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OPINION

Powell: America can’t afford ‘sanctuary cities’

Scott Powell

In the wake of the San Francisco murder of Kate Steinle by serial illegal immigrant Francisco Sanchez—a story garnering national headline attention—the spotlight on immigration debate has now shifted to sanctuary policies adopted by some 275 U.S cities to protect illegal aliens from the reach of federal law enforcement.

The sanctuary movement began in the 1980s as an extension of the “underground railroad” to help illegal aliens from El Salvador and Guatemala. But it was more than that. The sanctuary movement in the U.S. not only sought to provide safe haven for the oppressed of foreign lands, but sanctuary leaders saw their movement as being in the vanguard of the Democratic Party left to spearhead change in the demographics and political policies of the United States by increasing the number of illegal immigrants.

In practice today, cities that have adopted the sanctuary status often instruct their employees to avoid notifying the federal government of the presence of illegal aliens living in their communities. Adopting sanctuary status also blurs the distinction between legal resident aliens and illegal aliens, which enables illegals to benefit from taxpayer funded government services and programs.

President Barack Obama has given sanctuary cities free rein to ignore detention orders from the Immigration and Customs Enforcement (ICE) through his new so-called Priority Enforcement Program, which allows local agencies to disregard ICE notifications of deportable aliens in their custody and substitute those with “requests for notification.” As a result, instead of turning illegal immigrants facing criminal charges over to ICE under its “detainer” rule, sanctuary city officials have looked the other way—even allowing dangerous criminals to walk.

The concern about sanctuary cities today should not only be focused on the problem of alien criminals, exemplified by 8,145 offenders released from custody during just the last eight months. Sanctuary cities can also provide a safe haven for very bad actors intending to wreak mass havoc on America, such as Islamist terrorists and drug cartel kingpins.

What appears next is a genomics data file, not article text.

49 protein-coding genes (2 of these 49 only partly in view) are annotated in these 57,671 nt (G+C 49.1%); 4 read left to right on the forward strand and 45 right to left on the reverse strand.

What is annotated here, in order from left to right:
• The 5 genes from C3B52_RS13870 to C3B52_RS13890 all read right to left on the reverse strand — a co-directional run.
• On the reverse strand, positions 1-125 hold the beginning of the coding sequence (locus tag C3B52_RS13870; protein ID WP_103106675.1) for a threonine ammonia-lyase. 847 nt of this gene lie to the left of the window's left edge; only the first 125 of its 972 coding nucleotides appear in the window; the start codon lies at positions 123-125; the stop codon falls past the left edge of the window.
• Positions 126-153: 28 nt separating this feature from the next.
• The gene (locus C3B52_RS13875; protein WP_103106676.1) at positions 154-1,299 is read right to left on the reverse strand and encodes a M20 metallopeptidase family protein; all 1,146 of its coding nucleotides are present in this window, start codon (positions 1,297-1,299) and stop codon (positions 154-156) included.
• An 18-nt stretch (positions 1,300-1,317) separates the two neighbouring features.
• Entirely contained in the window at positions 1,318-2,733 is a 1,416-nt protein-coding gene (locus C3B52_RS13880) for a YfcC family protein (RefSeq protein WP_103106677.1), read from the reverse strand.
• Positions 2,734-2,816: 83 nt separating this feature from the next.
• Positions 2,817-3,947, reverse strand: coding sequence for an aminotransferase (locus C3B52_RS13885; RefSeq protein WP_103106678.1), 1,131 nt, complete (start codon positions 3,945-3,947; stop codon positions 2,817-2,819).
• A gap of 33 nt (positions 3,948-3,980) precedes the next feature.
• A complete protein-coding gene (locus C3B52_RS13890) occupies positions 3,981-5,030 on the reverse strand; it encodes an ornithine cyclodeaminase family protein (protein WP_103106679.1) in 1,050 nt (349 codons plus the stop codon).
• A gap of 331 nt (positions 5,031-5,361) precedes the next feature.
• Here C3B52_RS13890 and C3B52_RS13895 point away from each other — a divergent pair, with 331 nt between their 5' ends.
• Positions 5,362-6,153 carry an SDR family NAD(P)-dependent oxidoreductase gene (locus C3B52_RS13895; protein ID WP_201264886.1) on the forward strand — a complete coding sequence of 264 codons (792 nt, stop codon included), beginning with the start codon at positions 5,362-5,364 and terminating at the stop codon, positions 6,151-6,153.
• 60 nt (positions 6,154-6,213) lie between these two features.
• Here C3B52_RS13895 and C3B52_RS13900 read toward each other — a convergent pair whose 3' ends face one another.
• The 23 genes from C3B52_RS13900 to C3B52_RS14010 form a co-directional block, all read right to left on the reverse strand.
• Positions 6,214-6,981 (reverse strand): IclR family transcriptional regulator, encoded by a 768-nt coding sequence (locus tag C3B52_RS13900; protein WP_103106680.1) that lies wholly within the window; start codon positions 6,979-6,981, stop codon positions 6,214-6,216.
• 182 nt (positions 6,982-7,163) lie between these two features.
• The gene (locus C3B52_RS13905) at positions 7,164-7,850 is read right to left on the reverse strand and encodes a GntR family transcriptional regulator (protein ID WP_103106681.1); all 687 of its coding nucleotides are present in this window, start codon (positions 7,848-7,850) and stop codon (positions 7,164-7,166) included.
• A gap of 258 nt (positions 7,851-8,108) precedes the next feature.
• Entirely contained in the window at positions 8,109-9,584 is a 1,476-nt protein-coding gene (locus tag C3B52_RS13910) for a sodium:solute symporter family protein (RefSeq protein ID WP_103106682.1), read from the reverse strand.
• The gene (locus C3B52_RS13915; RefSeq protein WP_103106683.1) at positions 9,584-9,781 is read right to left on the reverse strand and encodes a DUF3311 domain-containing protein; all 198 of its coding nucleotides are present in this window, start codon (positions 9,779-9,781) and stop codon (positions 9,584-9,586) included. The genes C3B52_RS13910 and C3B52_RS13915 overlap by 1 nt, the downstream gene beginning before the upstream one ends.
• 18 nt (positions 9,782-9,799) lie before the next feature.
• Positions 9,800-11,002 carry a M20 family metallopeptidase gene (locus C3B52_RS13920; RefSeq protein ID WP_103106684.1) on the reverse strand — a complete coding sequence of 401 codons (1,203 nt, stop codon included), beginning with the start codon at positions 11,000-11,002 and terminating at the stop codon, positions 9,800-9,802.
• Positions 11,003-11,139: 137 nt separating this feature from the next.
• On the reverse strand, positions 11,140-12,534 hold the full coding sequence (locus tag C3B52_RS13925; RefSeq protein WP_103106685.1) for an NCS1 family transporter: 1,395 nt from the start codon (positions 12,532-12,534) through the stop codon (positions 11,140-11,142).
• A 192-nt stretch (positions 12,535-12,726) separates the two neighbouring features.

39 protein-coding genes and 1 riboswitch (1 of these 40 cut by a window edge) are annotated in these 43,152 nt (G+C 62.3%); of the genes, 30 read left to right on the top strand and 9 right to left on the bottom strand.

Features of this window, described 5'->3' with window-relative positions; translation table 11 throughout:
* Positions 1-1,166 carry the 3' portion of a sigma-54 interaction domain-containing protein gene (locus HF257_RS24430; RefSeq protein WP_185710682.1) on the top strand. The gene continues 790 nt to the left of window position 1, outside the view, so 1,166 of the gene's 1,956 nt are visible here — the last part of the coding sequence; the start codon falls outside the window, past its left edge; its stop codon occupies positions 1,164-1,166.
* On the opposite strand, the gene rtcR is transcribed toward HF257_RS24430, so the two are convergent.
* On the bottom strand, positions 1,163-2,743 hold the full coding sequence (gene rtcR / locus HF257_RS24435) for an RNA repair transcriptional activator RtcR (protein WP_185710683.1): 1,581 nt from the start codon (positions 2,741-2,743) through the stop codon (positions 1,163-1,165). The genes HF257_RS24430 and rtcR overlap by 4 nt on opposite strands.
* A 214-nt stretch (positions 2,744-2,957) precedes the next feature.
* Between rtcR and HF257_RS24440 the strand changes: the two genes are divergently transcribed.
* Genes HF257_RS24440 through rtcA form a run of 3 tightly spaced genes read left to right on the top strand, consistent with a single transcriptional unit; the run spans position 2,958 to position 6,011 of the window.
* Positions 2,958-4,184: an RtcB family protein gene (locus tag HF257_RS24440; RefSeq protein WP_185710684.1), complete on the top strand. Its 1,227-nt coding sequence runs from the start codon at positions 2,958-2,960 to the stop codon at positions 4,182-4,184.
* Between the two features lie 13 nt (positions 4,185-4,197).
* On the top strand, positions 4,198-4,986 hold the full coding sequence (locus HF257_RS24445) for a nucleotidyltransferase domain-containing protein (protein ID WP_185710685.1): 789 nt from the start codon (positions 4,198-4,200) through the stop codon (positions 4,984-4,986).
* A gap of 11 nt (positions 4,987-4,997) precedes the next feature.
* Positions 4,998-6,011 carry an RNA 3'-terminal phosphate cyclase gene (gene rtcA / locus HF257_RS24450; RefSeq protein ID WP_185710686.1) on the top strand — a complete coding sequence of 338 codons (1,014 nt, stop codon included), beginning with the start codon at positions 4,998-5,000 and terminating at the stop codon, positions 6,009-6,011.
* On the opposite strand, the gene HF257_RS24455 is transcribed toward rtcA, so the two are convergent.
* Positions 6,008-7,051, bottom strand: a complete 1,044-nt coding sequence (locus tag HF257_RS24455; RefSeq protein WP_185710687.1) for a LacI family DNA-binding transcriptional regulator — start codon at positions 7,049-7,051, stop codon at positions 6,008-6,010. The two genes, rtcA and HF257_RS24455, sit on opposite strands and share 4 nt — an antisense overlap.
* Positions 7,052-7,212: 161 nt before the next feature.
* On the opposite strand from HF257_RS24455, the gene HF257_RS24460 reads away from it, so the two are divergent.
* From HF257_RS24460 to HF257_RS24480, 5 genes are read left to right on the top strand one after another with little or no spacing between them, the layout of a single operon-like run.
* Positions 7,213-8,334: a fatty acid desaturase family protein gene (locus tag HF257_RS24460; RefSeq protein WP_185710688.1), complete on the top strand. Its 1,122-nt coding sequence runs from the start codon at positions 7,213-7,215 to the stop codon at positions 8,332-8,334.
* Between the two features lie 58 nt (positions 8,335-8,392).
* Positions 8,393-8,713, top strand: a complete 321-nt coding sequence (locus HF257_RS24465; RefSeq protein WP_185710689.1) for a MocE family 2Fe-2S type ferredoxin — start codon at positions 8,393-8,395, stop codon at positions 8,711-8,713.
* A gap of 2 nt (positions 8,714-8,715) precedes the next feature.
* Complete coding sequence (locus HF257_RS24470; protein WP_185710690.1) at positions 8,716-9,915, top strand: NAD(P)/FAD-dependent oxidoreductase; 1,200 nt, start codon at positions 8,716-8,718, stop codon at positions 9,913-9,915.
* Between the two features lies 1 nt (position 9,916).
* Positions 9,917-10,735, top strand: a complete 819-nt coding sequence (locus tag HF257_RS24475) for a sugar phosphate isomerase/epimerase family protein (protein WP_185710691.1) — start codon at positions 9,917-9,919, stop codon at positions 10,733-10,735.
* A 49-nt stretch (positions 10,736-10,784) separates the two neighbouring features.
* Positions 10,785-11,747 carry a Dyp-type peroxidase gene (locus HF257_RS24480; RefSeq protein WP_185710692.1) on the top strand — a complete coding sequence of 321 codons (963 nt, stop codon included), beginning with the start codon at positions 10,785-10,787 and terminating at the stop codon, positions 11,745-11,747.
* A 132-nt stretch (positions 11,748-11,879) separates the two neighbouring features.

In addition to the need to plug the sanctuary city hole by enforcing existing federal law requiring local governments to cooperate with ICE, there are other gaps to be filled. An important recommendation of the 9/11 Commission was to tighten up the student visa program, after it was determined that the hijacker who flew Flight 77 into the Pentagon, Hani Hangout, had entered the U.S. on student visa. In September 2014, Sen. Tom Coburn, R-Oklahoma, reported that since the 9/11 terror attacks, 26 student visa holders have been arrested in the U.S. on terror-related charges.

Immigration officials acknowledge great difficulty in keeping track of the large number of foreign students coming into the U.S.—now in excess of one million each year. According to the Citizenship and Immigration Services’ own figures, 58,000 students overstayed their visas in the past year, and some 6,000 of those were referred to agents for follow-up because they were deemed to be of heightened concern. Coburn commented, “They get visas and they disappear.”

Comprehensive immigration reform will have to wait for the vigor of a new administration after the 2016 election. A proposal to ban funding to sanctuary cities has just been initiated in Congress. It could be strengthened by the additional requirement to make federal immigration laws supercede local laws and sanctuary city protocols. Stalled border security legislation needs to be reactivated and additional legislation to tighten up monitoring and enforcement of the student visa programs is also needed.

But as we approach the anniversary of 9/11 less than two months away, and recognize that 2015 is a year of extreme risk, what’s most needed is heightened citizen vigilance. It is the price of freedom.

Scott Powell is a senior fellow at Discovery Institute in Seattle and managing partner at RemingtonRand LLC.